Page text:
Donald Trump

‘Make American Street Theatre Great Again': San Francisco Political Parody Group Roasts President Trump

An incoming Trump administration promising big changes lured one former street performer out of retirement and back to his stage for an encore.

Vowing to "make American street theatre great again," performer Jeff Grubler resurfaced to create the Trump Dis-Organization, a political satire group that has been performing dances and skits on the streets of San Francisco.

Their backdrop: groups protesting President Donald Trump for the last few months. 

Rebecca Greenway
A member of Trump Dis-Organization dressed as Stephen Bannon, the White House Chief Strategist and former executive chair of Breitbart News, performs at the Women's March in San Francisco.

Laughter rang out at Saturday's Tax March in San Francisco as protesters gathered around to hear Grubler crack jokes at Trump’s expense.

"Every cent donated will help Donald Trump pay for more portraits of himself!" Grubler said to an applauding crowd.

The jokes flow for Grubler, who has had a decade of practice roasting conservative administrations.

Grubler said he first began performing in the late 1990s. However, news surrounding the Iraq War in 2003, when President George W. Bush was in the White House, drove more performers to the streets, prompting the demonstrators to form an official group, named Ronald Reagan Home for the Criminally Insane.

In the years that followed, the group could be found trolling Wall Street, Bush, former Vice President Dick Cheney and any number of hot-button issues that sparked protests during the late period of the Reagan era.

"After Trump was elected, we knew there was going to be a lot of difficult times ahead," Grubler said. But this time, he said, the group's performances might actually get a reaction from the commander in chief.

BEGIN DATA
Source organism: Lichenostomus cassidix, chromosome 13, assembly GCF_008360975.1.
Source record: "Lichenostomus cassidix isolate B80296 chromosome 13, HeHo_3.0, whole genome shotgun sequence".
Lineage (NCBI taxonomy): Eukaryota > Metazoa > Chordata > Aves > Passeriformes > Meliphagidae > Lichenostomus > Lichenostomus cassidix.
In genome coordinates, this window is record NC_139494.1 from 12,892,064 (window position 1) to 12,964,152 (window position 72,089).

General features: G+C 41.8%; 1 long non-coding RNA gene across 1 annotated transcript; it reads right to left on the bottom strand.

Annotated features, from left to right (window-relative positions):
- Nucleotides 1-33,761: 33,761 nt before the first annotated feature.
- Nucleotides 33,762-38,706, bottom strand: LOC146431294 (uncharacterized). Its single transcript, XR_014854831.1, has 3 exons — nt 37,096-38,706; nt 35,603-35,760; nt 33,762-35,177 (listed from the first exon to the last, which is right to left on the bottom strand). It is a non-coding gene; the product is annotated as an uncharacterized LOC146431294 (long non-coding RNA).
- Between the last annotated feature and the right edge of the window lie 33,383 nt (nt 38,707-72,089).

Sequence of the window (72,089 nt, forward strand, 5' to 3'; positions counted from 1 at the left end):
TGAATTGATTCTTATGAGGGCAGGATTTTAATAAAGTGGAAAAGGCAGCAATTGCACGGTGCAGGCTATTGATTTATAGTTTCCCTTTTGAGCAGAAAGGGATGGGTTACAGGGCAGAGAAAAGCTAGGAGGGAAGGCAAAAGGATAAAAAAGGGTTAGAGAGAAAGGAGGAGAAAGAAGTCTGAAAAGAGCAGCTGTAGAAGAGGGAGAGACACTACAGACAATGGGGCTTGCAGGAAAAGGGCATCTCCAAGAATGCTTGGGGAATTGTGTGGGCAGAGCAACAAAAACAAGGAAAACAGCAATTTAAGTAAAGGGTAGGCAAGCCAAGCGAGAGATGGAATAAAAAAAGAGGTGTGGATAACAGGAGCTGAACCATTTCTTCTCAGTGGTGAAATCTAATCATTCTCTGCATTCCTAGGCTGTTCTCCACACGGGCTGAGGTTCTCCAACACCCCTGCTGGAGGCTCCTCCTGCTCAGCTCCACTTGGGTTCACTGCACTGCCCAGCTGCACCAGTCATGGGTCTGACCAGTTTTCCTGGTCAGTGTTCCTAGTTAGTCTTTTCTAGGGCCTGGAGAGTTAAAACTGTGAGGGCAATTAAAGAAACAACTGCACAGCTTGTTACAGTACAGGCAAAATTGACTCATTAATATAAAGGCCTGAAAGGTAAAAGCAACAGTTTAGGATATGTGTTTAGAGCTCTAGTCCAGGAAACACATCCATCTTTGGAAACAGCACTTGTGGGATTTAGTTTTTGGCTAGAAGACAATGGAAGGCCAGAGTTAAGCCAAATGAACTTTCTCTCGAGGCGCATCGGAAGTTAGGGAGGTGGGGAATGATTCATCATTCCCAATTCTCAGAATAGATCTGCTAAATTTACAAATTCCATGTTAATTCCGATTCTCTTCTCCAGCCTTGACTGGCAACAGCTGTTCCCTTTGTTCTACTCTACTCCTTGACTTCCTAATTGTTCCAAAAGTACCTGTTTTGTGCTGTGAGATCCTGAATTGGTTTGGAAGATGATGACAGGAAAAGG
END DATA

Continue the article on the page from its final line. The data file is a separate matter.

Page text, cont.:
"All these presidents, CEOs, corporations — they're all bothered when they are ridiculed — and humor is so powerful — but they don't usually show it," Grubler said. "But [Trump] goes crazy when he's made fun of, when he's ridiculed, and so it’s beautiful to actually get a response to it even if he's not responding to us directly."

Rebecca Greenway
The Trump Dis-Organization performs at an anti-Trump protest in San Francisco on the night of President Donald Trump's inauguration.

Designed to provide comical relief to those struggling with the agenda of the new administration, one member cast as the Trump Wall said it is important to keep the dialogue open.

"I think a lot of us want to turn away and forget about it," said Edna Miroslava Raia, a trained clown, mime and comedian. "But we can’t because all of these decisions affect everyone."

Under the group’s scrutiny currently are increased deportations, proposals for a Border Wall along the U.S.-Mexico border, and even senate confirmation hearings. Grubler's latest skit zeroed in on the announcement that PBS was not slated to receive federal funding.

Rebecca Greenway
Joel Frangquist wears an Ernie mask during a performance at the Tax March in San Francisco.

Grubler said making light out of the serious topics is no easy feat and planning lineups that feature everyone from Elmo to Betsy Devos keeps him up at night, cutting and gluing together the performers’ costumes.

The effort is worth it, he said, for a hearty laugh.

With no funding or structure, Grubler says the group is about getting their messages out while having fun.

"Our mission is to bring back the art of street theatre," Grubler said. "People need to laugh so I’m glad we can play a small role in that."

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